July 31 (Bloomberg) -- Greece will probably need more money and debt relief from European countries in order to meet the objectives of its bailout program, according to a report by the International Monetary Fund staff.
In a report discussed by the IMF board this week and released today, the fund’s staff said 4.4 billion euros ($5.8 billion) of financing has yet to be identified next year under the rescue package it finances with euro-area nations. In addition, a December commitment by Europeans to provide further debt relief for Greece may require agreeing to measures as early as 2014-2015, provided Greece meets its budget targets, the IMF staff said.
“If investors are not persuaded that the policy for dealing with the debt problem is credible, investment and growth will be unlikely to recover as programmed,” according to the report. “The commitment of Greece’s European partners to provide debt relief as needed to keep debt on the programmed path remains, therefore, a critical part of the program.”
The IMF’s reminder to Europe comes as Greece’s financial fate has become entwined with German politics, with Chancellor Angela Merkel campaigning for a third term on the promise Germany won’t write off any of the loans made to Greece since the debt crisis broke out almost four years ago. Most of Greece’s debt is now held by the Europeans and the IMF after investors took part in the biggest debt restructuring in history last year.
Under the December agreement, the target is for Greek debt to fall to 124 percent of gross domestic product in 2020, from a peak the fund now sees at 176 percent of GDP this year.
“It’s not possible to speculate right now on what the actual amount will be, but it’s true our projection right now implies that there will be a need for some relief in order to get to 124 percent,” Poul Thomsen, the IMF mission chief to Greece, said on a conference call yesterday.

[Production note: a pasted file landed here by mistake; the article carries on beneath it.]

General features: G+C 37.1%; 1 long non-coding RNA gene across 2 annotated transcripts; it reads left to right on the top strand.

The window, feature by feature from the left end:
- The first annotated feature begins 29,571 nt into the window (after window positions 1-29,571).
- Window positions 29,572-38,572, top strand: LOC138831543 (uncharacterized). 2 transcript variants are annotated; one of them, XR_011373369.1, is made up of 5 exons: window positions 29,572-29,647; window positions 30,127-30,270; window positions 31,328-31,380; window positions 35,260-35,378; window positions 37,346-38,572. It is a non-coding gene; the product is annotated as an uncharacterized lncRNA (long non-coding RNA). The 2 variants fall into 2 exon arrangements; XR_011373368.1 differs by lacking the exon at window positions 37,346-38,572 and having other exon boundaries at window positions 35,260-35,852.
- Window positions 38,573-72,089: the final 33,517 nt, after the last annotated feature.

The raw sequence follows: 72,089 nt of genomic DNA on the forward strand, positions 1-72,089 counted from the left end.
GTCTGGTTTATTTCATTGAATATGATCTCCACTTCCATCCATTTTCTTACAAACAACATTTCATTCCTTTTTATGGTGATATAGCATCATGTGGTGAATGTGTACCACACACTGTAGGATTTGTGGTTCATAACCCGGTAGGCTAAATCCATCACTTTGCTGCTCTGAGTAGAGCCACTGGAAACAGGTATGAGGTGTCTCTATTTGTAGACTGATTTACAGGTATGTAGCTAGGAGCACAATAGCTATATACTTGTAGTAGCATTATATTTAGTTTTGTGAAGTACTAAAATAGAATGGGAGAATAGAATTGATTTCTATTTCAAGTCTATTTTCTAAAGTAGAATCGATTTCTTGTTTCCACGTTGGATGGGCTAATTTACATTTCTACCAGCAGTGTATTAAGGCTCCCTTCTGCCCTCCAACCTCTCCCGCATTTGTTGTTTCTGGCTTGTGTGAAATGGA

According to the report, that relief could be equivalent to 4 percent of GDP in 2014-15, based on current projections.
While budget tightening is advancing and the fund sees Greece’s economy returning to growth next year, IMF staff expressed worries about the “piecemeal implementation of structural reforms” in the country. In particular, a privatization program is behind schedule and so is progress in liberalizing regulated professions, they said.
The fund’s board of directors earlier this week approved the release of 1.7 billion euros under the second joint bailout with Europe, helping replenish the country’s coffers through the German elections in September. European creditor countries approved disbursement of a 2.5 billion-euro tranche last week.
The fund requires seeing a 12-month guarantee of Greece’s financing to continue its own lending. While that’s the case now, a gap will open in August 2014 and a response on how to fill it should be identified by the time Greece’s creditors do the next review of the program, according to the report.
“Awareness of the risks of the program going off track seems to be increasing and one cannot but notice an undertone of despair in staff’s repeated calls on the Greek and the euro-area authorities to stand by their commitments,” Paulo Nogueira Batista, who represents Brazil and 10 other countries on the IMF board, said in a statement prepared for the meeting. He said he abstained on the proposed measures this week, including the disbursement.
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